This year, more than ever, teachers are feeling the pressure of high-stakes testing. Teachers are expected to prepare their students using the Common Core State Standards (CCSS), a new set of rigorous learning standards to guide their lessons for the year.

As a tenured teacher, I can understand both the opposition surrounding CCSS and also the benefits that come with the new standards. Teachers have a lot on their plates. We feel like there is not enough time in a day to cover what is expected. Regardless of personal opinions about the CCSS, it is our duty and responsibility as teachers to ensure that we are changing classroom practices to include the CCSS.

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Colored pencils on a teacher’s desk.

The CCSS were designed to prepare students for college and their career as well as to gain critical thinking and argumentative skills using real-world applications. For example, one aim is to increase student engagement and fluency in nonfiction texts, given that most careers (and colleges) require nonfiction and informational writing.

In my classroom last year, as a third-grade teacher, the first writing unit I taught was on informational and nonfiction writing. Students learned the different characteristics of nonfiction. They also became familiar with how to read and write informational text. I immediately saw my students invest in nonfictional texts like they never had before. Because I emphasized nonfiction more, my students were more comfortable and excited to read nonfiction texts, something that probably would not have happened without the CCSS.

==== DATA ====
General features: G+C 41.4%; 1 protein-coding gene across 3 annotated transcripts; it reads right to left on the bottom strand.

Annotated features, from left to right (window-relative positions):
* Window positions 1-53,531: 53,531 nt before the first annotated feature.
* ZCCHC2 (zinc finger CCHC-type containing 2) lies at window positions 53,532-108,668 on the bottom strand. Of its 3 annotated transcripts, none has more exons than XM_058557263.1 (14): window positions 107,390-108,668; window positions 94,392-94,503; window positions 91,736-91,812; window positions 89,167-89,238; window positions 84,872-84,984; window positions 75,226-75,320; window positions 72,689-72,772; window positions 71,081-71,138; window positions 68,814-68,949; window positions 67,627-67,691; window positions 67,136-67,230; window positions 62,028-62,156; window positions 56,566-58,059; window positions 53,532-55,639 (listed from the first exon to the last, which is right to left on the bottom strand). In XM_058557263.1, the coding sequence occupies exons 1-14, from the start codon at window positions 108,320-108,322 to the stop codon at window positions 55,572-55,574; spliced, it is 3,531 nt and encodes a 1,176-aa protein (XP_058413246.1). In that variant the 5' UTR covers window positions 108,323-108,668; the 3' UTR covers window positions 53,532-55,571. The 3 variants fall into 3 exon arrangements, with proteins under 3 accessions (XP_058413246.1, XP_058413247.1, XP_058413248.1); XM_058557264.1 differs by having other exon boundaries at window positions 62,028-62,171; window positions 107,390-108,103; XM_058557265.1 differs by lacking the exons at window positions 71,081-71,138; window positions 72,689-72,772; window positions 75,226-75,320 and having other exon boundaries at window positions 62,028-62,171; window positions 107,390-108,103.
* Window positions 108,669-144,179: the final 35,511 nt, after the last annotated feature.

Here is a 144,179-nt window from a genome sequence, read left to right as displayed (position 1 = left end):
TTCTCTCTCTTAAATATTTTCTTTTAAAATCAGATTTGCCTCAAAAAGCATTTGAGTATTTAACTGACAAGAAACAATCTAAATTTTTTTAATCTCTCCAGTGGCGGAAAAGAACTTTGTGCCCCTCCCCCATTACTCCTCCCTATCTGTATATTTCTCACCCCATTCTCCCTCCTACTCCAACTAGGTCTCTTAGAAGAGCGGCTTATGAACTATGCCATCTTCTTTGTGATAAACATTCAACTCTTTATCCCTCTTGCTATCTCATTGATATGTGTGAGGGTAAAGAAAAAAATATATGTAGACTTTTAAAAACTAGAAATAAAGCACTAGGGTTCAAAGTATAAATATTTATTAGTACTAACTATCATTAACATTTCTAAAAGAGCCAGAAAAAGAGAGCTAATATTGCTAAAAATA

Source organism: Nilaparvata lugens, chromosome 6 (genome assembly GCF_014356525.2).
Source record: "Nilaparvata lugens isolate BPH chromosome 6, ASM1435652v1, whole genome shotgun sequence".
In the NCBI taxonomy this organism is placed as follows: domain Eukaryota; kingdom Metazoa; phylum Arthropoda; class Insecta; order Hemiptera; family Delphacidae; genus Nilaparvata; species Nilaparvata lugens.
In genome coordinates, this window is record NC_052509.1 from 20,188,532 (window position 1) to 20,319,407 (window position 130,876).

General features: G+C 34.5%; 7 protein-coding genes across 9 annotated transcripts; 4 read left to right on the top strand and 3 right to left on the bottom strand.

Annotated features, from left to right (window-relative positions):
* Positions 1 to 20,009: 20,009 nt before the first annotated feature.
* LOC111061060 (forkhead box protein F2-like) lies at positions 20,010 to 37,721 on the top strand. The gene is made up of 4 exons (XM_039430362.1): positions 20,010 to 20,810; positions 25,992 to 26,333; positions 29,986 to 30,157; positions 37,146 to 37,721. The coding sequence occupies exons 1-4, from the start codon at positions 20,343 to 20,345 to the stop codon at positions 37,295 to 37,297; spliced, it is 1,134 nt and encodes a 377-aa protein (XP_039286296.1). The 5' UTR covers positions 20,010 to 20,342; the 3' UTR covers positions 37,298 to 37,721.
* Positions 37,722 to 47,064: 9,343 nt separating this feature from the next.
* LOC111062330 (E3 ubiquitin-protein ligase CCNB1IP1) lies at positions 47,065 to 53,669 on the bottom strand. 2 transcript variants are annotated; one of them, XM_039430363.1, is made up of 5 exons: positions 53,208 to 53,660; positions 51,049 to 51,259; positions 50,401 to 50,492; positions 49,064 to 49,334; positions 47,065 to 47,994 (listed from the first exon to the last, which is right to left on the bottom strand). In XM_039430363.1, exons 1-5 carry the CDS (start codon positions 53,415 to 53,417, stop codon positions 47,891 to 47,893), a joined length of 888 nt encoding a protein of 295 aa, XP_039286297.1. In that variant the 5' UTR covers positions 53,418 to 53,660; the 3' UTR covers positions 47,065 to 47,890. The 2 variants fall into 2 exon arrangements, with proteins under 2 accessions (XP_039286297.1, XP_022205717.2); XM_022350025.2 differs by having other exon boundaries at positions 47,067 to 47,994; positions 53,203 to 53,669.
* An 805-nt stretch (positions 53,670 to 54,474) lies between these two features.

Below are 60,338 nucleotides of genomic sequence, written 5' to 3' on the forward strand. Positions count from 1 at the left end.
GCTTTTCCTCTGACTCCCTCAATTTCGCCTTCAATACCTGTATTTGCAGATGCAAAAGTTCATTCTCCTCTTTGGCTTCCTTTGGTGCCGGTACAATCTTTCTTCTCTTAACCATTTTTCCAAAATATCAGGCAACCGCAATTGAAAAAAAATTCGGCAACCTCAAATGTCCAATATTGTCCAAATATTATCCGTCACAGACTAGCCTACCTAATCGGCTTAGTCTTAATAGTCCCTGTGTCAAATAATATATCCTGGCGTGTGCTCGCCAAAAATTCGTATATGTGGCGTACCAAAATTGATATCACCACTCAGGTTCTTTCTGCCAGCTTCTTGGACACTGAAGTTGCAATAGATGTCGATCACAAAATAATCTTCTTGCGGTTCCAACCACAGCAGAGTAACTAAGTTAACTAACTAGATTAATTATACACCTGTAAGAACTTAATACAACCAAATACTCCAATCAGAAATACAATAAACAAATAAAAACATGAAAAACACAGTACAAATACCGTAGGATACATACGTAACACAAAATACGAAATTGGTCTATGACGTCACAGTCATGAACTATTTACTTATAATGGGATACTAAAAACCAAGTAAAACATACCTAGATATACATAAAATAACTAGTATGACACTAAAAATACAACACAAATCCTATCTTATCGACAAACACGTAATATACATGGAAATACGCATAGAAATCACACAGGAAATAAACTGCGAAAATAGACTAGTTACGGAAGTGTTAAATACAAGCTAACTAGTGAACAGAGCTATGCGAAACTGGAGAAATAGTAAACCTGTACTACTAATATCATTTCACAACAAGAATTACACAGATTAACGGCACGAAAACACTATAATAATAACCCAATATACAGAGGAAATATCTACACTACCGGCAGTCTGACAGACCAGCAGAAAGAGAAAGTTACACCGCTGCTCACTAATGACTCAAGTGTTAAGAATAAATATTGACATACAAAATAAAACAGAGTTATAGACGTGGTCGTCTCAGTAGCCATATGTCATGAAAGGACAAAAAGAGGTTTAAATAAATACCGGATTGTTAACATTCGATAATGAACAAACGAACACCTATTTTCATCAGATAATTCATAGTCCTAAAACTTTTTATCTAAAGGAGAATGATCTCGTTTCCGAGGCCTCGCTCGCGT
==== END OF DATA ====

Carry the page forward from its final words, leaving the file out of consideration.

The CCSS’s focus on argumentative writing similarly translates into real-world skills. Students need to become problem solvers who are able to voice their opinions effectively. Further, with CCSS, science and social studies more frequently highlight current events and integrate other core studies, like reading and math, within the lessons. In the past, education, science, and social studies were taught mostly independent of other subjects.

Overall, CCSS uses concrete connections to increase the knowledge and skill sets of our students. As teachers, we are trying to educate our students to become critical thinkers that are able to create connections. These standards give students the skills needed to take information, analyze it, and use that information to create innovative solutions.

We are teaching students that there is not one answer; rather, they have to connect the pieces to create answers that apply to everyday problems. Implementing these standards to the best of our ability is our duty as teachers. We may lament the increased emphasis on testing, but when it comes to the future of our students, the stakes couldn’t be higher.

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